Platelets effects on tumor growth

Hadi A. Goubran, Julie Stakiw, Mirjana Radosevic, Thierry Burnouf

Research output: Contribution to journalArticlepeer-review

85 Citations (Scopus)


Unlike other blood cells, platelets are small anucleate structures derived from marrow megakaryocytes. Thought for almost a century to possess solely hemostatic potentials, platelets, however, play a much wider role in tissue regeneration and repair and interact intimately with tumor cells. On one hand, tumor cells induce platelet aggregation (TCIPA), known to act as the trigger of cancer-associated thrombosis. On the other hand, platelets recruited to the tumor microenvironment interact, directly, with tumor cells, favoring their proliferation, and, indirectly, through the release of a wide palette of growth factors, including angiogenic and mitogenic proteins. In addition, the role of platelets is not solely confined to the primary tumor site. Indeed, they escort tumor cells, helping their intravasation, vascular migration, arrest, and extravasation to the tissues to form distant metastasis. As expected, nonspecific or specific inhibition of platelets and their content represents an attractive novel approach in the fight against cancer. This review illustrates the role played by platelets at primary tumor sites and in the various stages of the metastatic process.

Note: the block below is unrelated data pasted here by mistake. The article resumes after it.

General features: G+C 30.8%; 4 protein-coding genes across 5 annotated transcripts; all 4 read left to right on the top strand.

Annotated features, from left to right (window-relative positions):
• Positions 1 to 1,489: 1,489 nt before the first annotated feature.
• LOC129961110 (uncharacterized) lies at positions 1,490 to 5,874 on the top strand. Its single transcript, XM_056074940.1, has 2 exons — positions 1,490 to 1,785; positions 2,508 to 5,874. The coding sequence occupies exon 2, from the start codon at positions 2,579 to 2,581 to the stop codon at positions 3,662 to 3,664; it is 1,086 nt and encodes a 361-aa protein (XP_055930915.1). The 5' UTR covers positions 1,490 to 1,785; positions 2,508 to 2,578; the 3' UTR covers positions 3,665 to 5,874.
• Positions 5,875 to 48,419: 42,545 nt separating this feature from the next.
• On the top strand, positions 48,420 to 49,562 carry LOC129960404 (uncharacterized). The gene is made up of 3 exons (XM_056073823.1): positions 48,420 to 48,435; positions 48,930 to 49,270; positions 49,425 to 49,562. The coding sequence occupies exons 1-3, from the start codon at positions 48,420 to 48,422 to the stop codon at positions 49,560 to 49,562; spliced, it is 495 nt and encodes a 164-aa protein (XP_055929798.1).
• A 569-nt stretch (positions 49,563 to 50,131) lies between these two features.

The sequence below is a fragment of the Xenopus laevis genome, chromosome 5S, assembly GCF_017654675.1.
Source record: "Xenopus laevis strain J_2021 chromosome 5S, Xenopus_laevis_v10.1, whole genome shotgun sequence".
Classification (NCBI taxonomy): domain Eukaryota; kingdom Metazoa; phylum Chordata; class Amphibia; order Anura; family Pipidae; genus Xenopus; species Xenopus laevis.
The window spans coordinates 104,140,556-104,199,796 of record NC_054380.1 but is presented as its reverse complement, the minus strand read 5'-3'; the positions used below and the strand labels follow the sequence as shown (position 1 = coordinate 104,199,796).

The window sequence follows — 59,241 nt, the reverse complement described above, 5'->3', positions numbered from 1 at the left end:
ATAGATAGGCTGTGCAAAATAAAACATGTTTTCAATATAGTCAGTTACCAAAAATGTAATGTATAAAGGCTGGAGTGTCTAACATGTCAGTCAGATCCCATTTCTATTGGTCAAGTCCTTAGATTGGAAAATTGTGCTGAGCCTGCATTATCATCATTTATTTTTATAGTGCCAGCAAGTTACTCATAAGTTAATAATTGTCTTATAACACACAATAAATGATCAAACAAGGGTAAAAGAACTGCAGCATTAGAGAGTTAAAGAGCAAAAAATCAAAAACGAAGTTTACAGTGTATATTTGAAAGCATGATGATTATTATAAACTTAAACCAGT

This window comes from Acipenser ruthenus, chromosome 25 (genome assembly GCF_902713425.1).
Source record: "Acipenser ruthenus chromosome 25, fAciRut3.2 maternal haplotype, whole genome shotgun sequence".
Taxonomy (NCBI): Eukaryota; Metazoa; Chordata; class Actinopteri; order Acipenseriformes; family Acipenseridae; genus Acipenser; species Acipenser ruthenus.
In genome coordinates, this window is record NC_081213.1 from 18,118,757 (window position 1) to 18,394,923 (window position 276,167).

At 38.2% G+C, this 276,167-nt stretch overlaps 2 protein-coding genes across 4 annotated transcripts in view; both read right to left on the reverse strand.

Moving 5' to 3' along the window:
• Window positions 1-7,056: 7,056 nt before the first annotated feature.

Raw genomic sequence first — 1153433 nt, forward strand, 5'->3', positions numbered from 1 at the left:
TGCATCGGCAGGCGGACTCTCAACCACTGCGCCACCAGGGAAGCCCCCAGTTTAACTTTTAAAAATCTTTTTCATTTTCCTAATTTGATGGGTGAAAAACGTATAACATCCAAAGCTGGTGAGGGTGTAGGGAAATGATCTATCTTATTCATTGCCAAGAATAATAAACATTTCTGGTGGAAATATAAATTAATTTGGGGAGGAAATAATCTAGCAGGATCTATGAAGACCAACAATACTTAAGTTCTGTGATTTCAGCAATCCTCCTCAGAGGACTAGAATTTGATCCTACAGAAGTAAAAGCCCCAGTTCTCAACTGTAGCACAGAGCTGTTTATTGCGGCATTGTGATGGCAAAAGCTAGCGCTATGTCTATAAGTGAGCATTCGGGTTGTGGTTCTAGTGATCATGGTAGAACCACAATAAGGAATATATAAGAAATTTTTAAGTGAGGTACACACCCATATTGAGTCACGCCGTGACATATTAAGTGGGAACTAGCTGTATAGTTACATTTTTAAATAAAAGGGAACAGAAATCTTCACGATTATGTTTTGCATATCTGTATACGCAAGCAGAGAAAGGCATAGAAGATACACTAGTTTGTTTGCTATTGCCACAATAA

Original languageEnglish
Pages (from-to)359-369
Number of pages11
JournalSeminars in Oncology
Issue number3
Publication statusPublished - Jun 2014

ASJC Scopus subject areas

  • Hematology
  • Oncology


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